Tartabull became much more attractive to the Padres after they traded Bip Roberts to the Cincinnati Reds for Randy Myers. They completed the trade Monday by sending minor-league outfielder Craig Pueschner to the Reds. Pueschner, 21, batted .230 with 11 homers and 52 RBIs at Class A Waterloo.
Roberts spent Monday fielding phone calls from friends and family while awaiting to hear from the Padres. The last time he heard from the Padres, they were denying a trade was near.
“I took it with a grain of salt,” Roberts said. “I was thinking to myself, ‘Let’s put up or show me.’ When you read about it every day for two weeks, you know something’s up.”
Roberts was in Las Vegas for a charity function when the trade was consummated at 9 p.m. (PST) Sunday. He arrived home at 12:30 a.m., turned on his answering machine, and learned the news.
“I’d been preparing myself for this,” Roberts said. “The writing’s been on the wall all season. Man, I’m just the latest in a long line to go.
“We’ve had so much talent around here over the years. It seems like we always had the potential to win. But we never won.
“Now, I’m going to a winning organization and I can’t wait. The Padres no longer are my problem. I don’t have to worry about them at all.
“But I can leave here with my dignity and my head held high.”
Roberts also left the organization with complaints about Manager Greg Riddoch. His relationship with Riddoch deteriorated during the season, he said, and might have reached a point of no-return in June.
When Roberts was left behind in San Diego with a back injury in June, he secretly was undergoing psychological counseling. The Padres had hoped he would continue his therapy in an after-care program, but he quit within two weeks.
“I had to step aside and see if I was having normal thoughts,” Roberts said, “but everything was fine. I just had a lot of tension and stress in my life. I think the Padres were mad I didn’t keep going.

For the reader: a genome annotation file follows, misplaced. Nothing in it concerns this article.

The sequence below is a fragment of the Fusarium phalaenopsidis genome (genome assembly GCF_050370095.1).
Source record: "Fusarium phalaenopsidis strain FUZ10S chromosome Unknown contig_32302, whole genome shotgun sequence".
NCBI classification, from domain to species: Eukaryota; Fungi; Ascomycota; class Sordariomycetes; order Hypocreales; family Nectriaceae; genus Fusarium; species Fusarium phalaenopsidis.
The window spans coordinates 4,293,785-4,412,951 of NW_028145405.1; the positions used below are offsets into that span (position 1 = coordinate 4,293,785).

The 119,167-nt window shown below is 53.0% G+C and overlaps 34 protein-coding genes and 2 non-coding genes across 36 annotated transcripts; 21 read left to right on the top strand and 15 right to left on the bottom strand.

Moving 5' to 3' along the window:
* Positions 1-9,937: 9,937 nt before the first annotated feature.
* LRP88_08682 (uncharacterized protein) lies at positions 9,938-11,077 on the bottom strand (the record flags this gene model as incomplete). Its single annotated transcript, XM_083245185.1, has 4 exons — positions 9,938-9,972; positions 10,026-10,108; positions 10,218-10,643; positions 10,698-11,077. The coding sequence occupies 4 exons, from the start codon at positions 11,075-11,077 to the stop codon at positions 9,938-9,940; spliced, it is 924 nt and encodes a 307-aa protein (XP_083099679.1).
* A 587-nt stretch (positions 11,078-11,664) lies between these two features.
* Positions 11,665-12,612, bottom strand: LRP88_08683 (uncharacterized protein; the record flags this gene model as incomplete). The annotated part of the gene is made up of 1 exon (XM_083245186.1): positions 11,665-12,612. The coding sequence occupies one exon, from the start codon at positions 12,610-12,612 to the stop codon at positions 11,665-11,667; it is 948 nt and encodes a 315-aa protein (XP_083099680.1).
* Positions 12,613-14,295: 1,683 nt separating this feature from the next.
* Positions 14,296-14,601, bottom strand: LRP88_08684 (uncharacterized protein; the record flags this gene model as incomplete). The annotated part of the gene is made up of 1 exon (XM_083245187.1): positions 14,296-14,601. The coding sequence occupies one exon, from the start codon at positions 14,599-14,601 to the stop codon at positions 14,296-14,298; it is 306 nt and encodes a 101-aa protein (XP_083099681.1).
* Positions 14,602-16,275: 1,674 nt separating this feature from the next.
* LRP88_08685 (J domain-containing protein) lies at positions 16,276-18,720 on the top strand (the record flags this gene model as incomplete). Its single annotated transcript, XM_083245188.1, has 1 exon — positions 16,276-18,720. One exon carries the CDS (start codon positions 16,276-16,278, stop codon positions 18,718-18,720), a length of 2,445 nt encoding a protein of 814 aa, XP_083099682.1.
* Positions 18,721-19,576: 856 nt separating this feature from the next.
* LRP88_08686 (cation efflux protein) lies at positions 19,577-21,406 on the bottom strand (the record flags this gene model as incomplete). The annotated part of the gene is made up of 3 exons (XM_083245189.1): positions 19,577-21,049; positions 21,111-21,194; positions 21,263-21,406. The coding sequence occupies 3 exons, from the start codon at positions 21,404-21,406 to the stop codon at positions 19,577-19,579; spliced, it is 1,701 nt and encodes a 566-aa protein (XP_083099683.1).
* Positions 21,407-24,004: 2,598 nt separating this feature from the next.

“But now, I don’t have to worry about what the Padres think. I’m a Cincinnati Red now. And I’m going to show the Padres just what I can do.”
Lefferts is expected to leave the Padres. McIlvaine is trying to trade Lefferts before the winter meetings conclude. The question is not if Lefferts will be traded, but when .
It hardly was the soothing news Lefferts was hoping to hear when he returned home after the birth of his third son (Taylor Christopher), turned on the TV, and listened to the announcement of Myers.
“Obviously, I didn’t have the kind of year I’m capable of,” Lefferts said, “and he (McIlvaine) didn’t like what he saw. He said he was looking for a closer with a month left in the season. That pretty much tells the story when you’re the closer.
“I hate to leave here. This is home. But it’s a business, and I know I’ll be pitching somewhere.”
In other news, the Padres lost outfielder Darrell Sherman in the Rule V draft when he was claimed by the Baltimore Orioles for $50,000. Sherman, who batted .295 with 43 stolen bases at double-A Wichita, must remain on the Orioles major league roster the entire season or offered back to the Padres for $25,000.
“We hated to lose him,” said Reggie Waller, Padres scouting director. “He’s a smart little kid who could make that team, who knows?”
In the minor-league draft, the Padres picked up catcher Brian Johnson from the New York Yankees system, outfielder Dwayne Hosey from the Milwaukee Brewers, right-handed pitcher Cole Hyson from the Houston Astros and lefty Pat Wernig of the Oakland Athletics. They lost outfielders Osvaldo Sanchez to the Atlanta Braves and Brian Beck to the Pittsburgh Pirates.